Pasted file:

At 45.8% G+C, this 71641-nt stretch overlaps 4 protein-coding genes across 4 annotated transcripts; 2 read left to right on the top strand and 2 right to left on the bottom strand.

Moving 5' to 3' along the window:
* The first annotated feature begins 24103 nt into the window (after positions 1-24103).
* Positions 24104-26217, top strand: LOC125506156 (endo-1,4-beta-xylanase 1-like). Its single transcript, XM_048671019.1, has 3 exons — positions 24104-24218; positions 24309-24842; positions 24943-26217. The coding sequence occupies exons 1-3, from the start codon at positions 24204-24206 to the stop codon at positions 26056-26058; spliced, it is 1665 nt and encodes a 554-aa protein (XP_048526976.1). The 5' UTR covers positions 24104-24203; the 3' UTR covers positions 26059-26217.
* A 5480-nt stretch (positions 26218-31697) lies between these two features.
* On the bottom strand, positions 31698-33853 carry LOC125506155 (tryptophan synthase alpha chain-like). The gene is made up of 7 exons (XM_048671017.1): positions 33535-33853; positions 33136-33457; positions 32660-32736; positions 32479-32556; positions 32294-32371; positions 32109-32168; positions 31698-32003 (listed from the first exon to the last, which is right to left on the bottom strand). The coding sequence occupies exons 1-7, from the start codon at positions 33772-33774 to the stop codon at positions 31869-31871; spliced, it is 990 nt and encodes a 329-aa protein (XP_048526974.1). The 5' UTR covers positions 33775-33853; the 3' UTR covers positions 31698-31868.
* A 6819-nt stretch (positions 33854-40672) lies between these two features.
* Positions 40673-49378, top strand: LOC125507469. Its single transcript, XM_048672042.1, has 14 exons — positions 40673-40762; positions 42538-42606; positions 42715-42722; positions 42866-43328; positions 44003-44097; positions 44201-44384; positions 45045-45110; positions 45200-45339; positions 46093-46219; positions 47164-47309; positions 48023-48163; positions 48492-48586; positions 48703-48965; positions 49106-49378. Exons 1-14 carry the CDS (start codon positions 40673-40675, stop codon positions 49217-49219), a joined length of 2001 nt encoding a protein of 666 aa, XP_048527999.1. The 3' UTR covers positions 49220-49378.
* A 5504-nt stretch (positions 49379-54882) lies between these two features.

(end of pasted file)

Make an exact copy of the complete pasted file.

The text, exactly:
At 45.8% G+C, this 71641-nt stretch overlaps 4 protein-coding genes across 4 annotated transcripts; 2 read left to right on the top strand and 2 right to left on the bottom strand.

Moving 5' to 3' along the window:
* The first annotated feature begins 24103 nt into the window (after positions 1-24103).
* Positions 24104-26217, top strand: LOC125506156 (endo-1,4-beta-xylanase 1-like). Its single transcript, XM_048671019.1, has 3 exons — positions 24104-24218; positions 24309-24842; positions 24943-26217. The coding sequence occupies exons 1-3, from the start codon at positions 24204-24206 to the stop codon at positions 26056-26058; spliced, it is 1665 nt and encodes a 554-aa protein (XP_048526976.1). The 5' UTR covers positions 24104-24203; the 3' UTR covers positions 26059-26217.
* A 5480-nt stretch (positions 26218-31697) lies between these two features.
* On the bottom strand, positions 31698-33853 carry LOC125506155 (tryptophan synthase alpha chain-like). The gene is made up of 7 exons (XM_048671017.1): positions 33535-33853; positions 33136-33457; positions 32660-32736; positions 32479-32556; positions 32294-32371; positions 32109-32168; positions 31698-32003 (listed from the first exon to the last, which is right to left on the bottom strand). The coding sequence occupies exons 1-7, from the start codon at positions 33772-33774 to the stop codon at positions 31869-31871; spliced, it is 990 nt and encodes a 329-aa protein (XP_048526974.1). The 5' UTR covers positions 33775-33853; the 3' UTR covers positions 31698-31868.
* A 6819-nt stretch (positions 33854-40672) lies between these two features.
* Positions 40673-49378, top strand: LOC125507469. Its single transcript, XM_048672042.1, has 14 exons — positions 40673-40762; positions 42538-42606; positions 42715-42722; positions 42866-43328; positions 44003-44097; positions 44201-44384; positions 45045-45110; positions 45200-45339; positions 46093-46219; positions 47164-47309; positions 48023-48163; positions 48492-48586; positions 48703-48965; positions 49106-49378. Exons 1-14 carry the CDS (start codon positions 40673-40675, stop codon positions 49217-49219), a joined length of 2001 nt encoding a protein of 666 aa, XP_048527999.1. The 3' UTR covers positions 49220-49378.
* A 5504-nt stretch (positions 49379-54882) lies between these two features.